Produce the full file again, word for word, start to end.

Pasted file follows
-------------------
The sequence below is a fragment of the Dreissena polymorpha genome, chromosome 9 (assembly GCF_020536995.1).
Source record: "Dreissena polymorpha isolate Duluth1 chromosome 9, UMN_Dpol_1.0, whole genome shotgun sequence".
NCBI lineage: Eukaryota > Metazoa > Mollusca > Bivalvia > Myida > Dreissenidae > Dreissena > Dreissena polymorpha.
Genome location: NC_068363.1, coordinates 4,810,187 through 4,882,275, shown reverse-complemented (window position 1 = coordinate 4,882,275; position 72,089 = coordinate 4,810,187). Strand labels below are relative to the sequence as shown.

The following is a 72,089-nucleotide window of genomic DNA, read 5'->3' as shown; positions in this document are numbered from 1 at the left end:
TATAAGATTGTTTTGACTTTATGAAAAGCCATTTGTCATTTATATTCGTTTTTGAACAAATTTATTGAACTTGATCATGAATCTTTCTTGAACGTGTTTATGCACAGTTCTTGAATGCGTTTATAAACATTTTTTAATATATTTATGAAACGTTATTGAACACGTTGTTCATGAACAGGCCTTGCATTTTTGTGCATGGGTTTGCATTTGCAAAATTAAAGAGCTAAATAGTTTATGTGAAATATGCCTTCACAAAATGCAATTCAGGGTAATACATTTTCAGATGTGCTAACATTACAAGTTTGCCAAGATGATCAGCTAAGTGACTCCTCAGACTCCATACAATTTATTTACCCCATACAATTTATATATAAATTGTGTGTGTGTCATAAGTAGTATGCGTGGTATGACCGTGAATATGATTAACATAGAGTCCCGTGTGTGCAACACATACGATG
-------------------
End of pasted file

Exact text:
The sequence below is a fragment of the Dreissena polymorpha genome, chromosome 9 (assembly GCF_020536995.1).
Source record: "Dreissena polymorpha isolate Duluth1 chromosome 9, UMN_Dpol_1.0, whole genome shotgun sequence".
NCBI lineage: Eukaryota > Metazoa > Mollusca > Bivalvia > Myida > Dreissenidae > Dreissena > Dreissena polymorpha.
Genome location: NC_068363.1, coordinates 4,810,187 through 4,882,275, shown reverse-complemented (window position 1 = coordinate 4,882,275; position 72,089 = coordinate 4,810,187). Strand labels below are relative to the sequence as shown.

The following is a 72,089-nucleotide window of genomic DNA, read 5'->3' as shown; positions in this document are numbered from 1 at the left end:
TATAAGATTGTTTTGACTTTATGAAAAGCCATTTGTCATTTATATTCGTTTTTGAACAAATTTATTGAACTTGATCATGAATCTTTCTTGAACGTGTTTATGCACAGTTCTTGAATGCGTTTATAAACATTTTTTAATATATTTATGAAACGTTATTGAACACGTTGTTCATGAACAGGCCTTGCATTTTTGTGCATGGGTTTGCATTTGCAAAATTAAAGAGCTAAATAGTTTATGTGAAATATGCCTTCACAAAATGCAATTCAGGGTAATACATTTTCAGATGTGCTAACATTACAAGTTTGCCAAGATGATCAGCTAAGTGACTCCTCAGACTCCATACAATTTATTTACCCCATACAATTTATATATAAATTGTGTGTGTGTCATAAGTAGTATGCGTGGTATGACCGTGAATATGATTAACATAGAGTCCCGTGTGTGCAACACATACGATG